It's the economy in Ohio, Pennsylvania

John McCain and Barack Obama sparred Monday over who will rescue the nation from economic calamity, and they shaped their closing arguments in two of the largest battleground states – Ohio and Pennsylvania.

“With one week left in this campaign, the choice facing Americans is stark,” McCain said in Cleveland after meeting with economic advisers. “Our plan will create jobs. His plan to raise taxes … will cut jobs. It's a difference of millions of jobs… and Americans are beginning to figure that out.”

Obama, speaking in Canton, said he would not raise taxes on any family that earns less than $250,000 a year and that providing tax relief for the middle class would help restore the economy.

“The question in this election is not ‘Are you better off than you were four years ago?' We know the answer to that,” Obama said.

“The real question is, ‘Will this country be better off four years from now?'

McCain, like every Republican presidential candidate since at least Ronald Reagan, posits that tax cuts primarily benefiting the wealthy and business are the best way to achieve economic growth.

Obama, like most Democrats, decries that approach as “trickle-down economics” that benefits the wealthy disproportionately while shortchanging everyone else.

He calls instead for tax relief for the broadly defined middle class, in the belief that spreading the gains will boost consumer-driven economic growth.

To come from behind, McCain needs to win Ohio, which boosted Bush over the total Electoral College votes he needed to win in 2004. He also wants to win Pennsylvania. But recent polls show he lags in both states.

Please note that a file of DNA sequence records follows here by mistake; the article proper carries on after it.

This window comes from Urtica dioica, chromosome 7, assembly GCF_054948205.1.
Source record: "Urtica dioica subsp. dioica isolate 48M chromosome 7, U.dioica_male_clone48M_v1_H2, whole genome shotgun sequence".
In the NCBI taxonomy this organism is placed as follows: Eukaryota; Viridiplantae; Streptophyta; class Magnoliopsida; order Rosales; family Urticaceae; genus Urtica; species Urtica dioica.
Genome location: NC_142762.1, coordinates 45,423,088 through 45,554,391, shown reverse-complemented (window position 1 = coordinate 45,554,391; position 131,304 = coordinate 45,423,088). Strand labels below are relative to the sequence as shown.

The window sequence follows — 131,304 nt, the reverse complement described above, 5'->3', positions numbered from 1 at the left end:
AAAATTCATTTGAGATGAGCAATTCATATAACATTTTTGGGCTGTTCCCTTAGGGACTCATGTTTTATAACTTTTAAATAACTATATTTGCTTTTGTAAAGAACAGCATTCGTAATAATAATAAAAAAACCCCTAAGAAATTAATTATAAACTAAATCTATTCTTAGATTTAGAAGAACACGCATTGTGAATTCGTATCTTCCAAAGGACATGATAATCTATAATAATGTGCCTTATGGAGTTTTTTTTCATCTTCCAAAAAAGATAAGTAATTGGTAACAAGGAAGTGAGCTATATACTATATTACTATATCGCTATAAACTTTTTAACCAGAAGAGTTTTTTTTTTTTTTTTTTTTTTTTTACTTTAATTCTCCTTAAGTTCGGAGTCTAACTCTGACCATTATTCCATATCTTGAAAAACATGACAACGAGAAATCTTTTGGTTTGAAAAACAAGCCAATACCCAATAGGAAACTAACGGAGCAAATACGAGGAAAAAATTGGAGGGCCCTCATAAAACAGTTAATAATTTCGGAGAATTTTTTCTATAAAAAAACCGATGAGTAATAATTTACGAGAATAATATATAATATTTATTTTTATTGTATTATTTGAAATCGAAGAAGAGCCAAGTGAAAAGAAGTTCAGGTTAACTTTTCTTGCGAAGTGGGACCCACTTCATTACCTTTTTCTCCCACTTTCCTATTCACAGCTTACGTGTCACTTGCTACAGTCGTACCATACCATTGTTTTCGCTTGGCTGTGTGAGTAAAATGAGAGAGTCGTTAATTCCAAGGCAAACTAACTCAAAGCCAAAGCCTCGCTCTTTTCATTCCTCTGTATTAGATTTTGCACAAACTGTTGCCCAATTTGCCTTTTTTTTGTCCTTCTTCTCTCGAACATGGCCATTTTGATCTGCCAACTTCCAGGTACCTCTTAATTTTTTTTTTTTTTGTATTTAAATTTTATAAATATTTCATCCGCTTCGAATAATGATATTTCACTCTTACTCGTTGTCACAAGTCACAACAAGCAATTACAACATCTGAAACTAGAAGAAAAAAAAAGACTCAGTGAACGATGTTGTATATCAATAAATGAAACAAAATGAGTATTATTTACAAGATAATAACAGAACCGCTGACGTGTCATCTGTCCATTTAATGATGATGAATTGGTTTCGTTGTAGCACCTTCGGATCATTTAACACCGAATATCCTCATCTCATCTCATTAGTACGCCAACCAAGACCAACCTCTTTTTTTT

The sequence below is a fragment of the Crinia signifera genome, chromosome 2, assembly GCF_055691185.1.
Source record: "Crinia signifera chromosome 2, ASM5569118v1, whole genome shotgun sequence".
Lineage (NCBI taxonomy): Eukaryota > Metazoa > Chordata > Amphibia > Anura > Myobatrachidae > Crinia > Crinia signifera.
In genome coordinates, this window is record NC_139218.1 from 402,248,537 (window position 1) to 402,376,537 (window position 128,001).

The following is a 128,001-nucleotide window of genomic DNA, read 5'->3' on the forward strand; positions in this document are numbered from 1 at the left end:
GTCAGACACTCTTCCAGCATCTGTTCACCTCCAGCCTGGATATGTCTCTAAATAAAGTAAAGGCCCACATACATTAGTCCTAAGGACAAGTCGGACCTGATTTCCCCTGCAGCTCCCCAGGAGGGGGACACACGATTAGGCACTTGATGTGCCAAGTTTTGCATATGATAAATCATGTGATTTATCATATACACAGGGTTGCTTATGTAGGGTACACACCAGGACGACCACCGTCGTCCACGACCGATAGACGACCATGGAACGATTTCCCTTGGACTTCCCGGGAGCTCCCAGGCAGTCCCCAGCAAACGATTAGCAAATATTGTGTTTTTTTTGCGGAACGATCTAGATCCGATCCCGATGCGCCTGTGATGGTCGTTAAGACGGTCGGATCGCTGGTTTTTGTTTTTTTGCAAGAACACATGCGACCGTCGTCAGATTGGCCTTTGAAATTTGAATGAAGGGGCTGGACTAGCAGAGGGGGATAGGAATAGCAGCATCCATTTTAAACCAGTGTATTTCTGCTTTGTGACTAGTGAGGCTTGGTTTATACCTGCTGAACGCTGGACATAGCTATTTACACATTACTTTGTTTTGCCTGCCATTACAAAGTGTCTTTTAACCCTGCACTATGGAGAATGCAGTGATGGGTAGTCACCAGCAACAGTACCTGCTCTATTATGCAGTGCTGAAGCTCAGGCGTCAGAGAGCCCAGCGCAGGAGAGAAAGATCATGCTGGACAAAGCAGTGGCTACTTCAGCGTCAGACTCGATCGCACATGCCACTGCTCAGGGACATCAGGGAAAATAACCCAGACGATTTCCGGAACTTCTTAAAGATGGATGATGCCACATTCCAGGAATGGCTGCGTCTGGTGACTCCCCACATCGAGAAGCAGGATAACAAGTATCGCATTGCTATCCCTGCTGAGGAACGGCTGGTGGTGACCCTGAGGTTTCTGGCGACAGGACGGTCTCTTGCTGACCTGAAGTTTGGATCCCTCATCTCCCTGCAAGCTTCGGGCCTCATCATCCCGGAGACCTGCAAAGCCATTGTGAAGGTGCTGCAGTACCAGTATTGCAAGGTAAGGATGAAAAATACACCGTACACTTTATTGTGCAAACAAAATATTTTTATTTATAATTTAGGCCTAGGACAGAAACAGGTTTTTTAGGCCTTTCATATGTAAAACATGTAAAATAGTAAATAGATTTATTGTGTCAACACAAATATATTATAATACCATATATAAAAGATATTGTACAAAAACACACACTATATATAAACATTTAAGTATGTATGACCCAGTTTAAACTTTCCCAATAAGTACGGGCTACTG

Obama is taking nothing for granted, though, given his weak showing among white working-class voters against Hillary Clinton in both state primaries.

In Pennsylvania, Obama leads McCain by an average of more than 11 points, according to RealClearPolitics.

Even so, the Illinois senator planned a rally Monday night in Pittsburgh and a stop this morning outside Philadelphia.

In Kettering, Ohio, McCain jumped on the news of a 7-year-old radio interview in which Obama expressed regret that the civil-rights movement failed to develop coalitions that could achieve more fundamental changes of political and economic justice, including the redistribution of wealth.

“That is what change means for the Obama administration, the redistributor: It means taking your money and giving it to someone else,” McCain said.

Obama campaign spokesman Bill Burton responded: “Americans know that the real choice in this election is between four more years of Bush-McCain policies that redistribute billions to billionaires and big corporations, and Barack Obama's plan to help the middle class by giving tax relief to 95 percent of workers and companies that create new jobs here in America.“